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Cell Displacement Through the Columella of the Root Cap of Zea mays L.
P. W. BARLOW
Annals of Botany
Vol. 42, No. 180 (July 1978), pp. 783-790
Published by: Oxford University Press
Stable URL: http://www.jstor.org/stable/42757052
Page Count: 9
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Exposing roots of Zea mays to a solution of caffeine for 1 h induces a small population of binucleate cells in the meristem. The progress of the binucleate cell population was then followed, in time, as it was displaced along the length of the cap columella. Since this method of marking cells seems to have no effect on the subsequent pattern of cell proliferation in the cap meristem, the movement of the binucleate cells through the cap is inferred to be similar to the movement of cells in an undisturbed cap. The binculeate cells that persist in the cap are believed to be cells that were engaged in their final mitosis at the time of the caffeine treatment, so the time that it takes for them to appear at the edge of the cap is a measure of the period for which a cell is contained in the non-dividing portion of the tissue before being lost from the cap surface. In roots of Zea grown at 22°C cells take about 7 days to reach the tip of the cap columella and about 2 to 3 days to reach the flanks of the cap following their displacement from the cap meristem.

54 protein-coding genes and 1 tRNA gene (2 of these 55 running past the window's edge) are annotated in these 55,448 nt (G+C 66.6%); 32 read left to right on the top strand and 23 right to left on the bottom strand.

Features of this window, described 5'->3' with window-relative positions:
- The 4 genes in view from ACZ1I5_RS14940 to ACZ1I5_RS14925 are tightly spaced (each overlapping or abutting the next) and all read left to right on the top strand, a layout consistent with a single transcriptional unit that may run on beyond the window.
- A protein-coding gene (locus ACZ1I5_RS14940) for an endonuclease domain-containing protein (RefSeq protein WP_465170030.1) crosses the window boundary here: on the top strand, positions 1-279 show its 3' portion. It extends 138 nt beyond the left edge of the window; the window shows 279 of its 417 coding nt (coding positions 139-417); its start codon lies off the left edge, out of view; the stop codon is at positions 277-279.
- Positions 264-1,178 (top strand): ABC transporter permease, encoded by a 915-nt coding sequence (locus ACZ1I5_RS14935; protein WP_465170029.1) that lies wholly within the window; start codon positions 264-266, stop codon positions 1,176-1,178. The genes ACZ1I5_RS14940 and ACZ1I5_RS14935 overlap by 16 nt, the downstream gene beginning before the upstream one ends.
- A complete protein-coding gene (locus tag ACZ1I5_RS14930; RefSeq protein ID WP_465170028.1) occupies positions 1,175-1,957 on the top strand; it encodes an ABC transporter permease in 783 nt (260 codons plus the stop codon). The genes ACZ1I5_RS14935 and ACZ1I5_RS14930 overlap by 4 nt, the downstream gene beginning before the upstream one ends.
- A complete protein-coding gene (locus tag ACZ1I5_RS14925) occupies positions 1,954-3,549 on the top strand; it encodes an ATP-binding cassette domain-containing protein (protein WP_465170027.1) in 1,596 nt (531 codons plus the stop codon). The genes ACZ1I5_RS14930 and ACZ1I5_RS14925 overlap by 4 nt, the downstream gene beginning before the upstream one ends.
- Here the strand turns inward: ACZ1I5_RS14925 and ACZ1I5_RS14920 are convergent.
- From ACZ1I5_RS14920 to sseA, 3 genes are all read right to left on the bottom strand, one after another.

Annals of Botany © 1978 Oxford University Press